Episodic Memory: How we Learn and Remember

12th May 2014

“No sooner had the warm liquid, and the crumbs with it, touched my palate, a shudder ran through my whole body, and I stopped, intent upon the extraordinary changes that were taking place. An exquisite pleasure had invaded my senses, but individual, detached, with no suggestion of its origin. And at once the vicissitudes of life had become indifferent to me, its disasters innocuous, its brevity illusory–this new sensation having had on me the effect which love has of filling me with a precious essence; or rather this essence was not in me, it was myself. I had ceased now to feel mediocre, accidental, mortal. Whence could it have come to me, this all-powerful joy? I was conscious that it was connected with the taste of tea and cake, but that it infinitely transcended those savours, could not, indeed, be of the same nature as theirs. Whence did it come? What did it signify? How could I seize upon and define it? … And suddenly the memory returns. The taste was that of the little crumb of madeleine which on Sunday mornings at Combray (because on those mornings I did not go out before church-time), when I went to say good day to her in her bedroom, my aunt Léonie used to give me, dipping it first in her own cup of real or of lime-flower tea.” Marcel Proust, Remembrance of Things Past

Episodic memory is a complex neurocognitive system, involving both the mind and the brain. It allows us to remember past autobiographical events, prior experiences – memories. Something as miniscule as a smell, sound, word or touch acts as a recovery key, triggering a complex process, allowing one’s mind to travel into the past.

Memory’s cognitive purpose is clear, we are able to travel back in time for emotional growth, comfort and learning. When we have a problem, we can travel back into our past and playback and re-use something that we have learned for present or future applications. Or similarly to Marcel Proust, having the taste of the little crumb of madeleine with tea, transporting him right back to his aunt Léonie’s bedroom in Combray when he was still a little boy. Remembering fond events and people can bring us a rush of happiness and it is through these re-liveable experiences that we can create belief systems, hypothesise about the future and document our lives.

Being able to remember past events requires a mixture of information, such as: smells, sounds, shapes, colours, textures, words, facts among many others. With this information in place the brain is creating a recollection that is as vivid as possible, allowing it to trigger strong emotional reactions.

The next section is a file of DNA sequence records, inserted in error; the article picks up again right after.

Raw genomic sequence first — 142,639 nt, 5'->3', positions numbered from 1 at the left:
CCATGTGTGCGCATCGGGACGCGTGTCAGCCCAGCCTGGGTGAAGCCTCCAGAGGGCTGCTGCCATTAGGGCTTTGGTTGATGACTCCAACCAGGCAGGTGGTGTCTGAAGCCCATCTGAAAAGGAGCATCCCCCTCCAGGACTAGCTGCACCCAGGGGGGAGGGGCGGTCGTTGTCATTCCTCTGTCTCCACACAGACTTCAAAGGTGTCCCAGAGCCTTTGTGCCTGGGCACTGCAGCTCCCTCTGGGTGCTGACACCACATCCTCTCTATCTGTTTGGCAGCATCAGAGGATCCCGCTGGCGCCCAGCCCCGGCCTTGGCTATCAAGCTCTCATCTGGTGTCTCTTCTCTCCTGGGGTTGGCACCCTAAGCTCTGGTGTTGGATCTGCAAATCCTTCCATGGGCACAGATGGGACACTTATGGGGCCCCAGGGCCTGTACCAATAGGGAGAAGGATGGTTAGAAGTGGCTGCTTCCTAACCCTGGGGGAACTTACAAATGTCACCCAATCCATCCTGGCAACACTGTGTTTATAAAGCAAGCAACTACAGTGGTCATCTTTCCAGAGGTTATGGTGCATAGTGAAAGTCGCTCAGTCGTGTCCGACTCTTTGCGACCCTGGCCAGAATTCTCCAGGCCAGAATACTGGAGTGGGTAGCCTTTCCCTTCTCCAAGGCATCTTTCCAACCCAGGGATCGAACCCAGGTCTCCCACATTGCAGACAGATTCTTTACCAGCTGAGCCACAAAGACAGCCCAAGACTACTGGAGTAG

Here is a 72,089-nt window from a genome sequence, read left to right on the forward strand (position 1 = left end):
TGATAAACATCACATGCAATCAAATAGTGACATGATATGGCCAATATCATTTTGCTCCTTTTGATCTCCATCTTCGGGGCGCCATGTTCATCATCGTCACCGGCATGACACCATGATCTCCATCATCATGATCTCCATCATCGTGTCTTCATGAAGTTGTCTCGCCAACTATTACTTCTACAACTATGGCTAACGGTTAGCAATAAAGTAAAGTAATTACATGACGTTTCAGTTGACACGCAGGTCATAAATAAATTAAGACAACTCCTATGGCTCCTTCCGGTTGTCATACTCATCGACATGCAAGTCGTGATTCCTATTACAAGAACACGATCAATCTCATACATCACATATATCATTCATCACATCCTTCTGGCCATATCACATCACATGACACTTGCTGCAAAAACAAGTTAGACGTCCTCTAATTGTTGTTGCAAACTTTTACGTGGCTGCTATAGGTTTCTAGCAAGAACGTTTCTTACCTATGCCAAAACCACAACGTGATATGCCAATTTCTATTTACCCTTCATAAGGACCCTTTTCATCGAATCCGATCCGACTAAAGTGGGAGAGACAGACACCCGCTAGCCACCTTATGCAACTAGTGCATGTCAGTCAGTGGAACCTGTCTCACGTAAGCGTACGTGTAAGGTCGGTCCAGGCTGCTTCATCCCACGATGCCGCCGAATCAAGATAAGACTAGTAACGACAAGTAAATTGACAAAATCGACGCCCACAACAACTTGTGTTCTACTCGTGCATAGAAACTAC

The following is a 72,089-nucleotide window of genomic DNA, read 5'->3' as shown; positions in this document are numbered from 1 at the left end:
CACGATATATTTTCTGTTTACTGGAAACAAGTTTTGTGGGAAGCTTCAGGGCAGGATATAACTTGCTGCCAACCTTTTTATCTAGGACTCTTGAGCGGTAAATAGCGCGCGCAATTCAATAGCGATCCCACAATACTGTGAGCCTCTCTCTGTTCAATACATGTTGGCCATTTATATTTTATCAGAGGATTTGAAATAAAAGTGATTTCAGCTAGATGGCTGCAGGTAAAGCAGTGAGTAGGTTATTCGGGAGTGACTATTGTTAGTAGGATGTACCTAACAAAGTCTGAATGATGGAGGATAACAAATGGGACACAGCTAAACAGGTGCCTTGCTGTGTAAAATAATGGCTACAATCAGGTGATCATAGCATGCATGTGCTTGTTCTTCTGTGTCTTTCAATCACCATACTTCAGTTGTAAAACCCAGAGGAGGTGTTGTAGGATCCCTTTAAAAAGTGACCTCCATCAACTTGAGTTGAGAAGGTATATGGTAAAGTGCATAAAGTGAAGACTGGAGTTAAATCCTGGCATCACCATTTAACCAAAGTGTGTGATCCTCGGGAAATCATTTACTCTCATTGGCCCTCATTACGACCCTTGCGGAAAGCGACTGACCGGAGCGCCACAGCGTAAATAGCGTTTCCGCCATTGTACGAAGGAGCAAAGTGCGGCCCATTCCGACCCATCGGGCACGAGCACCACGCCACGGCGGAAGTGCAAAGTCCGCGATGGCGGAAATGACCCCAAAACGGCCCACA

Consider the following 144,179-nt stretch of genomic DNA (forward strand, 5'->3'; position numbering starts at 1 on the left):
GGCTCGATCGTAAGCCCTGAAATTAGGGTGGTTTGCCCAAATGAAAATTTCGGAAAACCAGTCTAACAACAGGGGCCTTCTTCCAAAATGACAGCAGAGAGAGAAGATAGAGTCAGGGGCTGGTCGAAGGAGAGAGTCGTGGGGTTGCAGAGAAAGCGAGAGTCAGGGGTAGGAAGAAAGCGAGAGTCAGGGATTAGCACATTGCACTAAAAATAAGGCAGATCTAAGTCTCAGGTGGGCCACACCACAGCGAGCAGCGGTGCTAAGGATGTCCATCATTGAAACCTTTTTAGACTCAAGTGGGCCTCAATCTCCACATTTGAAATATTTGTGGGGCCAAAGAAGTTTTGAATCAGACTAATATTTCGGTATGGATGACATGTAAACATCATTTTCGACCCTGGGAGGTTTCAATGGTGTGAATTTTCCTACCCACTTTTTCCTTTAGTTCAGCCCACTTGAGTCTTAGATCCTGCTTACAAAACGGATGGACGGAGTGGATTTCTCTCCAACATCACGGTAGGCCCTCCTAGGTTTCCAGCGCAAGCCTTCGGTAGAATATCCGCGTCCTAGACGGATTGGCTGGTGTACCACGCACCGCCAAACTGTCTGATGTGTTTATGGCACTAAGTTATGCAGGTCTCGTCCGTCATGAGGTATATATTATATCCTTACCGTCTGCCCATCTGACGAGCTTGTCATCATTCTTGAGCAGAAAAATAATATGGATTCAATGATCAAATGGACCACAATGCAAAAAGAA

Even though there are several memory types, there are two overarching ones, long and short term memory.

The episodic memories hallmark is the binding together of the various features of a stimulus or events into an integrated memory presentation. Every little piece of the mixture of information has to be processes by a different neural network in the brain, all coming together to create a memory representation.

The hippocampus, a major component of the brain plays an integral role in the consolidation of information from short and long term memory. It is the hippocampus that gives memories a specific location, helps encode objects and can also act as memory storage, similar to the perirhinal cortex, which doubles up some of these functions. That we remember emotional events better than neural events is due to the amygdalas function, which processes emotional reactions of memories.

There are many more systems that influence how the brain encodes, consolidates and retrieves when it comes to episodic memory, especially neurotransmitters (endogenous chemicals), have been of high interest to scientists of late, as they correlate to cognitive tasks.

There are however ways that we can influence our memories through our mental processes and cognitive behaviours. Reasoning for example has a great impact on the brain. By repetitive and deliberate rehearsing we can impact and determine what information needs to be stored. By paying attention, a memorys encoding can be strengthened, making sure that access to that memory will be easier if needed in the future.

In conclusion, we can see that the episodic memory system is vast, covering various brain systems and cognitive behaviours among many other. However it is one of the most inspiring mechanisms that has evolved to give us an opportunity to not just experience life in the moment, but also to recount all those which shape who we are. It is as if the brain knows how fleeting life events can be so it has evolved a mechanism to hold onto those moments and giving us the chance to relive them.